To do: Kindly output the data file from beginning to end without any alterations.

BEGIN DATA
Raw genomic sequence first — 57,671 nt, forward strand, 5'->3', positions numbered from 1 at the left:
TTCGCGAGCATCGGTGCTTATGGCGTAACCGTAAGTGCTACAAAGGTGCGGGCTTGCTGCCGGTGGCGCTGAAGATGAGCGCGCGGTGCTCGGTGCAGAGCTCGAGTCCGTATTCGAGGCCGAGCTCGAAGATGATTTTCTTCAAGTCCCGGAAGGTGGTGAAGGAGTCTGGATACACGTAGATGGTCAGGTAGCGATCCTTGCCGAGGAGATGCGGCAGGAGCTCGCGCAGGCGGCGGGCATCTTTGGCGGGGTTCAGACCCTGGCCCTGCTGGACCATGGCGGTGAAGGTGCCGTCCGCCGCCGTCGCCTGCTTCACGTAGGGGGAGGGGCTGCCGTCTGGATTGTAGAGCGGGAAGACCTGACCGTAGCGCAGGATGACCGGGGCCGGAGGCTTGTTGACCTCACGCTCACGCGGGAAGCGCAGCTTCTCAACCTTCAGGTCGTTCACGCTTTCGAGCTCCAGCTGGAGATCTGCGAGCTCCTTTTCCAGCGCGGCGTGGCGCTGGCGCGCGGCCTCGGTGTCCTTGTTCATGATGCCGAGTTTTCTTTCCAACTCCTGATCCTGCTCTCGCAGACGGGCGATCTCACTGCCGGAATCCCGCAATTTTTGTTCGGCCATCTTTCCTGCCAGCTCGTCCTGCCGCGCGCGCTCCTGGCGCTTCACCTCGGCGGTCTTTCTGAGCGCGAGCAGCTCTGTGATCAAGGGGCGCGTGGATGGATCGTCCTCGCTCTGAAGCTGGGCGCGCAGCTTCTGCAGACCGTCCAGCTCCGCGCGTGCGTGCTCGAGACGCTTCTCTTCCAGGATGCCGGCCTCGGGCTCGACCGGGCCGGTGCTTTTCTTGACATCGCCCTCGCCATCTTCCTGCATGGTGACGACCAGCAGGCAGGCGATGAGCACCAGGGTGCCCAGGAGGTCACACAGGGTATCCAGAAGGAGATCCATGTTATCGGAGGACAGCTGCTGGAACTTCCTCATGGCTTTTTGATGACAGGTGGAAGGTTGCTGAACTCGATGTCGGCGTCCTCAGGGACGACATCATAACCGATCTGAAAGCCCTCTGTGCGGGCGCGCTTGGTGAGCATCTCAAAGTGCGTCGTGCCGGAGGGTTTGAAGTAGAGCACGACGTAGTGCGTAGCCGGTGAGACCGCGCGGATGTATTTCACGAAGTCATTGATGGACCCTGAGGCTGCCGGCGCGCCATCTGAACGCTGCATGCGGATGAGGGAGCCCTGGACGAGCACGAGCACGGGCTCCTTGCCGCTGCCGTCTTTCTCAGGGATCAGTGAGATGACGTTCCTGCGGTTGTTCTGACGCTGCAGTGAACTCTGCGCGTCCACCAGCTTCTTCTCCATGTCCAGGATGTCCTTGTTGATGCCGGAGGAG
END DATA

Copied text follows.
Raw genomic sequence first — 57,671 nt, forward strand, 5'->3', positions numbered from 1 at the left:
TTCGCGAGCATCGGTGCTTATGGCGTAACCGTAAGTGCTACAAAGGTGCGGGCTTGCTGCCGGTGGCGCTGAAGATGAGCGCGCGGTGCTCGGTGCAGAGCTCGAGTCCGTATTCGAGGCCGAGCTCGAAGATGATTTTCTTCAAGTCCCGGAAGGTGGTGAAGGAGTCTGGATACACGTAGATGGTCAGGTAGCGATCCTTGCCGAGGAGATGCGGCAGGAGCTCGCGCAGGCGGCGGGCATCTTTGGCGGGGTTCAGACCCTGGCCCTGCTGGACCATGGCGGTGAAGGTGCCGTCCGCCGCCGTCGCCTGCTTCACGTAGGGGGAGGGGCTGCCGTCTGGATTGTAGAGCGGGAAGACCTGACCGTAGCGCAGGATGACCGGGGCCGGAGGCTTGTTGACCTCACGCTCACGCGGGAAGCGCAGCTTCTCAACCTTCAGGTCGTTCACGCTTTCGAGCTCCAGCTGGAGATCTGCGAGCTCCTTTTCCAGCGCGGCGTGGCGCTGGCGCGCGGCCTCGGTGTCCTTGTTCATGATGCCGAGTTTTCTTTCCAACTCCTGATCCTGCTCTCGCAGACGGGCGATCTCACTGCCGGAATCCCGCAATTTTTGTTCGGCCATCTTTCCTGCCAGCTCGTCCTGCCGCGCGCGCTCCTGGCGCTTCACCTCGGCGGTCTTTCTGAGCGCGAGCAGCTCTGTGATCAAGGGGCGCGTGGATGGATCGTCCTCGCTCTGAAGCTGGGCGCGCAGCTTCTGCAGACCGTCCAGCTCCGCGCGTGCGTGCTCGAGACGCTTCTCTTCCAGGATGCCGGCCTCGGGCTCGACCGGGCCGGTGCTTTTCTTGACATCGCCCTCGCCATCTTCCTGCATGGTGACGACCAGCAGGCAGGCGATGAGCACCAGGGTGCCCAGGAGGTCACACAGGGTATCCAGAAGGAGATCCATGTTATCGGAGGACAGCTGCTGGAACTTCCTCATGGCTTTTTGATGACAGGTGGAAGGTTGCTGAACTCGATGTCGGCGTCCTCAGGGACGACATCATAACCGATCTGAAAGCCCTCTGTGCGGGCGCGCTTGGTGAGCATCTCAAAGTGCGTCGTGCCGGAGGGTTTGAAGTAGAGCACGACGTAGTGCGTAGCCGGTGAGACCGCGCGGATGTATTTCACGAAGTCATTGATGGACCCTGAGGCTGCCGGCGCGCCATCTGAACGCTGCATGCGGATGAGGGAGCCCTGGACGAGCACGAGCACGGGCTCCTTGCCGCTGCCGTCTTTCTCAGGGATCAGTGAGATGACGTTCCTGCGGTTGTTCTGACGCTGCAGTGAACTCTGCGCGTCCACCAGCTTCTTCTCCATGTCCAGGATGTCCTTGTTGATGCCGGAGGAG